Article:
As Isabella Werneck and Abigail Zhao rode the bus to Chicago on a field trip, they discussed Chinese history. Werneck studied it at her school in Rio de Janeiro but has always wondered how the history is taught in another country.
“I love reaching out to people from different cultures and learning from them,” Werneck said. “You just have to take it all in.”
Among the 83 cherubs this year, 10 are international students from four countries: Brazil, China, Indonesia and South Korea. They made up 12% of the students.
“Sometimes it might take me a while to form a sentence that makes sense,” said Ashley Soebroto, a rising senior at the Jakarta International School in Indonesia. “But people here are understanding, and they helped me with that and gave me the practice to think on the spot.”
Zhao of Shanghai said, “Speaking English every day is the biggest change. I go to a school where students predominantly speak Chinese, so my English has improved since I got here.”
The linguistic difference is not the only adjustment international cherubs made. To Zhao, the most surprising part of the program is the classroom style.
“My school in China doesn’t emphasize discussion that much,” Zhao said. “But people here like to share their opinion. When I am in a group where everyone else is talking, it pushes me to speak as well. Normally I am not the student who asks or answers questions, but throughout the program, I began to feel comfortable raising my hand and expressing my opinion.”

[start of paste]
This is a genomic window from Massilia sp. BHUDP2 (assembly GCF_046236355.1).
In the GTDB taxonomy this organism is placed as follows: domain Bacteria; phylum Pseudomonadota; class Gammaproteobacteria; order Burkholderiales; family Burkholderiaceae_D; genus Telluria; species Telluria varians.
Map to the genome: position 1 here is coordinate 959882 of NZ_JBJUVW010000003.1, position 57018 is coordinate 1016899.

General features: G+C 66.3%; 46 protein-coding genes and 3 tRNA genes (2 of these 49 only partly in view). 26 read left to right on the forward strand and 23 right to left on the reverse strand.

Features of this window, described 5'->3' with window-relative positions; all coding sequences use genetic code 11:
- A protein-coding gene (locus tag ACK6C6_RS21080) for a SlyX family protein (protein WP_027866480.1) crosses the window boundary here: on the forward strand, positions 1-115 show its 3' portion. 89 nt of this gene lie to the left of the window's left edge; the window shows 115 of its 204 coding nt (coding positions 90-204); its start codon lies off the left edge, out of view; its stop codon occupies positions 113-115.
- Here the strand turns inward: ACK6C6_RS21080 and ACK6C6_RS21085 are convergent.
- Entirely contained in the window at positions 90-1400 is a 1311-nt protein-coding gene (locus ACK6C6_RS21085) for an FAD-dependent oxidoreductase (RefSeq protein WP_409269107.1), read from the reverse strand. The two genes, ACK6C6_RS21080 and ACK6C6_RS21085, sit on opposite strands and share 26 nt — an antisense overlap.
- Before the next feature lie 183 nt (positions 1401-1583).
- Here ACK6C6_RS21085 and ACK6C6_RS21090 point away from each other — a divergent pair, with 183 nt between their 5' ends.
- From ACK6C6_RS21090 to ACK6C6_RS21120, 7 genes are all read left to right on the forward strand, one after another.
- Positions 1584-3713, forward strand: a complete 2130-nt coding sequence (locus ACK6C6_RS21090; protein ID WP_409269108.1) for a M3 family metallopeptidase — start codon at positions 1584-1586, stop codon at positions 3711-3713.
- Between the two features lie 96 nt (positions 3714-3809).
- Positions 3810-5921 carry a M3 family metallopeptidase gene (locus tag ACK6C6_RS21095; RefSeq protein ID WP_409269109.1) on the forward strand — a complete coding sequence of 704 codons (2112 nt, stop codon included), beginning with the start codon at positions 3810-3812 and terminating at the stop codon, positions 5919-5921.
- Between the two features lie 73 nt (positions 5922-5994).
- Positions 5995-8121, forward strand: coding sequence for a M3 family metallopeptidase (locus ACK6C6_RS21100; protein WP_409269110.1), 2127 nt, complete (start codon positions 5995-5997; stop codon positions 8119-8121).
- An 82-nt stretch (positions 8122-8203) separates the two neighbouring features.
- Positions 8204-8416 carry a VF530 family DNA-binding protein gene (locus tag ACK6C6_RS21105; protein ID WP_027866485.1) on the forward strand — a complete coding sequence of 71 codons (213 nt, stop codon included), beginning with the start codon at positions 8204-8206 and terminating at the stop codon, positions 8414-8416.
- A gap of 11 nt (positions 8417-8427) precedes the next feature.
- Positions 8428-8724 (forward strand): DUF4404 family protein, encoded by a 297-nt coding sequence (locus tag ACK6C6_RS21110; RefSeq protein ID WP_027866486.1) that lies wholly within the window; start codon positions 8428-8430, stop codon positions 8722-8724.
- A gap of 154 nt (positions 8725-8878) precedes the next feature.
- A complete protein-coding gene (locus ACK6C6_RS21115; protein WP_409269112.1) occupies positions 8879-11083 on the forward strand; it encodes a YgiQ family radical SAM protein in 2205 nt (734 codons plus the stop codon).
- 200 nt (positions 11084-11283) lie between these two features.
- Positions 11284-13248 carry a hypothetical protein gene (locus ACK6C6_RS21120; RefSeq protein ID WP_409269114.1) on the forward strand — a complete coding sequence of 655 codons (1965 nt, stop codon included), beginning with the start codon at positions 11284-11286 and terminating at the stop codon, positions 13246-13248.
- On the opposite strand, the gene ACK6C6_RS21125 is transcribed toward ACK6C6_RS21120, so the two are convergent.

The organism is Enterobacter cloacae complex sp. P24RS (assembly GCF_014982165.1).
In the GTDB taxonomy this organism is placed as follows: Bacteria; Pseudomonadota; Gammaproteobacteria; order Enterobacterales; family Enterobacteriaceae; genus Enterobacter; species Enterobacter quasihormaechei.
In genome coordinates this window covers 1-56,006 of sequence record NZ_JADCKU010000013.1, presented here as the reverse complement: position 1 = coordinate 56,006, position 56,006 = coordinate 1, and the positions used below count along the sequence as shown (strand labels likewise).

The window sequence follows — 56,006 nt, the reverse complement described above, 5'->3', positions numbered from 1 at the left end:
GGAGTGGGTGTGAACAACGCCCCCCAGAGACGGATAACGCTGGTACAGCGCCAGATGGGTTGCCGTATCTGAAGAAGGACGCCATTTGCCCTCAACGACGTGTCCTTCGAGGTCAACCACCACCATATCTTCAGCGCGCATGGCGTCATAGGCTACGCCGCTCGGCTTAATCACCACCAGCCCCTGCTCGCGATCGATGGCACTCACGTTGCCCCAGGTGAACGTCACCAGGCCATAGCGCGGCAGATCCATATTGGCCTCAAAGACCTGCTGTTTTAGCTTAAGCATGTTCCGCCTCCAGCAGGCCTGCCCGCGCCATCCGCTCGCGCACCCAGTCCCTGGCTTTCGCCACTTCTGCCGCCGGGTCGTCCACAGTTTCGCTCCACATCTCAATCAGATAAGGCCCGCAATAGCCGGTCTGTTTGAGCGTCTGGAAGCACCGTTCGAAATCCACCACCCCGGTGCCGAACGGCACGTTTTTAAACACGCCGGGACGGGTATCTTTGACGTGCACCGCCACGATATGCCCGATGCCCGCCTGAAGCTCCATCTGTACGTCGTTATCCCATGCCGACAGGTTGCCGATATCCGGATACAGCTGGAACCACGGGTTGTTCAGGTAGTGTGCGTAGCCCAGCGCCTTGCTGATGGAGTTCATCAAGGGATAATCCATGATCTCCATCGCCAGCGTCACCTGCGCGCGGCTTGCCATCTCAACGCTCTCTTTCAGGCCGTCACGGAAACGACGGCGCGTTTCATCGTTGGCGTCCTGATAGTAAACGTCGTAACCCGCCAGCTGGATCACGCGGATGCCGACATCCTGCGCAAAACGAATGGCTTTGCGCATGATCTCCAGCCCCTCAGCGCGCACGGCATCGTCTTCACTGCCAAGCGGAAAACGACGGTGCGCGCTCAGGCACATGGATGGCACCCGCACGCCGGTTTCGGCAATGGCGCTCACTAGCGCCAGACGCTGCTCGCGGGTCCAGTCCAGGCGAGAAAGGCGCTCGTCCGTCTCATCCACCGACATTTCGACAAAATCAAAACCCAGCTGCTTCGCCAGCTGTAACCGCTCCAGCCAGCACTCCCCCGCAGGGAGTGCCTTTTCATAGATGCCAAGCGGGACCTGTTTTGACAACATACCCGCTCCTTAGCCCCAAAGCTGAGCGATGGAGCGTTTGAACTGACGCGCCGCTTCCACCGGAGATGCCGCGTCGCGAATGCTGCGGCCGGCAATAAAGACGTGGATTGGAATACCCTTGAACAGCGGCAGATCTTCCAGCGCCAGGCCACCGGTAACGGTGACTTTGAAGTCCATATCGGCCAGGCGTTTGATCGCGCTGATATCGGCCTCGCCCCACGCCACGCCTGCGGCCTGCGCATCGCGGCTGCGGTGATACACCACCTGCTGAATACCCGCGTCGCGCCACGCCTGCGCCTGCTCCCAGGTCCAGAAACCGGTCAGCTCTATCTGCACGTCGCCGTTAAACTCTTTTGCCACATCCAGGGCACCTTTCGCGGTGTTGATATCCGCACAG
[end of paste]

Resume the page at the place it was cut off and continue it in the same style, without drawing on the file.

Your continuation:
An international background became helpful when cherubs worked on their assignments. Werneck interviewed a musical group called the Evanston School of Samba for her Fourth of July parade story, which was published in The Daily Northwestern.
“It feels so great interviewing someone who also shares the passion for samba,” Werneck said. “Speaking in Portuguese gave both me and the people I interviewed comfort because they have to speak English all the time when they are in America. Walking down the parade with them gave me a sense of community.”
Penelope Zhang of Beijing wrote her trend story on the impact of the U.S.-China trade war on Chicago businesses. A native Chinese speaker, Zhang could interview Chinese business owners and translate interviews into English. The program provided the spark needed to pursue the story, she said.
“I’ve always been interested in the impact of the trade war, but I wouldn’t be able to explore it without the program,” Zhang said. “I don’t know if I would have the courage to call strangers and ask how they are doing if I wasn’t a cherub.”
A five-week program abroad can be daunting for international students, but the 2019 international cherubs have advice.
“Start reading American news, especially politics,” Zhao said. “Get familiar with what is going on in the U.S.”
Cherubs also have tips for adjusting to the program’s environment.
“It can get hard for international students, but be brave to talk to people here,” said Angie Chung of Seoul, South Korea. “They are understanding and curious about you and where you come from.”
Cherubs don’t need to be native English speakers to make friends and have a great time here, Zhao said.
“The community wouldn’t mind if you don’t speak fluent English,” Zhao said. “But if you stay quiet, it’s unfair to expect that people would approach you.”
During the five weeks, international cherubs not only became better journalists but also gained a deeper understanding of diversity and their own cultural identities.
“It opens me to so many opportunities and allows me to see things from so many perspectives,” Zhang said. “You just have to take it easy and enjoy the process.”